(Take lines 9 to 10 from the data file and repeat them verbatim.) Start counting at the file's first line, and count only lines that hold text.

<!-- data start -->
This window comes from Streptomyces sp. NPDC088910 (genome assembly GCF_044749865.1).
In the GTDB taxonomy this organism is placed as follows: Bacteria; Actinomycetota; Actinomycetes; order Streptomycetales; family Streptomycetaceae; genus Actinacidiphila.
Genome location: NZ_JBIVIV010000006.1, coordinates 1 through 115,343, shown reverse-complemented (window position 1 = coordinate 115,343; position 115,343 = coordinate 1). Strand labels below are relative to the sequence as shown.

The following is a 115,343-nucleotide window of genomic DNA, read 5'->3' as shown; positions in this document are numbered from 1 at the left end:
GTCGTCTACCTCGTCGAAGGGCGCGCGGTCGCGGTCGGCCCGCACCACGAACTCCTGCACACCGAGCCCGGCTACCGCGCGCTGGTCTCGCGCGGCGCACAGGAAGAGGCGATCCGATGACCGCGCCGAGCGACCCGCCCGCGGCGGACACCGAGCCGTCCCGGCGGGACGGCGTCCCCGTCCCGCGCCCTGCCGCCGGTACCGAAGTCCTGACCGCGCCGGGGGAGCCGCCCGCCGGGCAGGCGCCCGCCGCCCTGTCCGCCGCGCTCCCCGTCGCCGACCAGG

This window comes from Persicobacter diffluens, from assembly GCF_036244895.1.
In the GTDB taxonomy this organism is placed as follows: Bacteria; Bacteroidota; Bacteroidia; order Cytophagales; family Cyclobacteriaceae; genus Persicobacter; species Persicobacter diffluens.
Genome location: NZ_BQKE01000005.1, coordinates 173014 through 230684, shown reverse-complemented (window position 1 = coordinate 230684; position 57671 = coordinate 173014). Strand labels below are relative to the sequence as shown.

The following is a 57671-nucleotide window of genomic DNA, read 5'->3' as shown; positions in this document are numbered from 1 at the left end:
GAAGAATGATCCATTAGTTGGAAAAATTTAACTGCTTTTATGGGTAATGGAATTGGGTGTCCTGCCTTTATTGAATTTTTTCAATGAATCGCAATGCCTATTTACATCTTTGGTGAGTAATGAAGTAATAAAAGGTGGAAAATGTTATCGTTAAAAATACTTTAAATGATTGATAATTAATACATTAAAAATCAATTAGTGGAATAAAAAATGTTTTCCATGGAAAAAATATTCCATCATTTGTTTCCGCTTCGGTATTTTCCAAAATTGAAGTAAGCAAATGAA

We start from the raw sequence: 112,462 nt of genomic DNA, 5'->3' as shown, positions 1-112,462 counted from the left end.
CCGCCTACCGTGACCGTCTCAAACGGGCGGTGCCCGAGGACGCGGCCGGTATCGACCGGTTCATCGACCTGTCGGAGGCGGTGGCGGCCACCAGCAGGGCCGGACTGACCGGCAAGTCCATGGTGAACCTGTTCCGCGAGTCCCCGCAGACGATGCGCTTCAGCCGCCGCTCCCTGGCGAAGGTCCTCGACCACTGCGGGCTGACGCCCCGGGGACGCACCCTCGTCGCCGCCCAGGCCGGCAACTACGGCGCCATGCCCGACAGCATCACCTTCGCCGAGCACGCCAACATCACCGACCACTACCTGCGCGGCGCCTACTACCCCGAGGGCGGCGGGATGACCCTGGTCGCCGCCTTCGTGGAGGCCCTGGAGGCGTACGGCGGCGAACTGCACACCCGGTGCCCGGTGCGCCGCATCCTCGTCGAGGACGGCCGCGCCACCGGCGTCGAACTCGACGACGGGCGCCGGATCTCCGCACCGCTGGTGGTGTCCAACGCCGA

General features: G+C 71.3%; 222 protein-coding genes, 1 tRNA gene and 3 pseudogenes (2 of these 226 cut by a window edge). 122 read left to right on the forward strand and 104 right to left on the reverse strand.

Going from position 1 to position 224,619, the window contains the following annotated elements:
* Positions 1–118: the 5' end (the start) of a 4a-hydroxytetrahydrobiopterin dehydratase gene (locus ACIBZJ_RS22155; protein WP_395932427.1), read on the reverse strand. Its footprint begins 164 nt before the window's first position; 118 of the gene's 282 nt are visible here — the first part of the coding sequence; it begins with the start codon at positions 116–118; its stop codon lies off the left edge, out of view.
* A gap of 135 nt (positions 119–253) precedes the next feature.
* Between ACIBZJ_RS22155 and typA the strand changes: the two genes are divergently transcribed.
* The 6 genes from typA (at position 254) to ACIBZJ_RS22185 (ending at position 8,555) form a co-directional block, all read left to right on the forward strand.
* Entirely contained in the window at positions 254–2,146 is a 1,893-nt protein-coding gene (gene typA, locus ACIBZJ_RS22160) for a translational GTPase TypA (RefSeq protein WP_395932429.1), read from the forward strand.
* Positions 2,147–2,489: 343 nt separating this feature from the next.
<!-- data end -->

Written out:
The following is a 57671-nucleotide window of genomic DNA, read 5'->3' as shown; positions in this document are numbered from 1 at the left end:
GAAGAATGATCCATTAGTTGGAAAAATTTAACTGCTTTTATGGGTAATGGAATTGGGTGTCCTGCCTTTATTGAATTTTTTCAATGAATCGCAATGCCTATTTACATCTTTGGTGAGTAATGAAGTAATAAAAGGTGGAAAATGTTATCGTTAAAAATACTTTAAATGATTGATAATTAATACATTAAAAATCAATTAGTGGAATAAAAAATGTTTTCCATGGAAAAAATATTCCATCATTTGTTTCCGCTTCGGTATTTTCCAAAATTGAAGTAAGCAAATGAA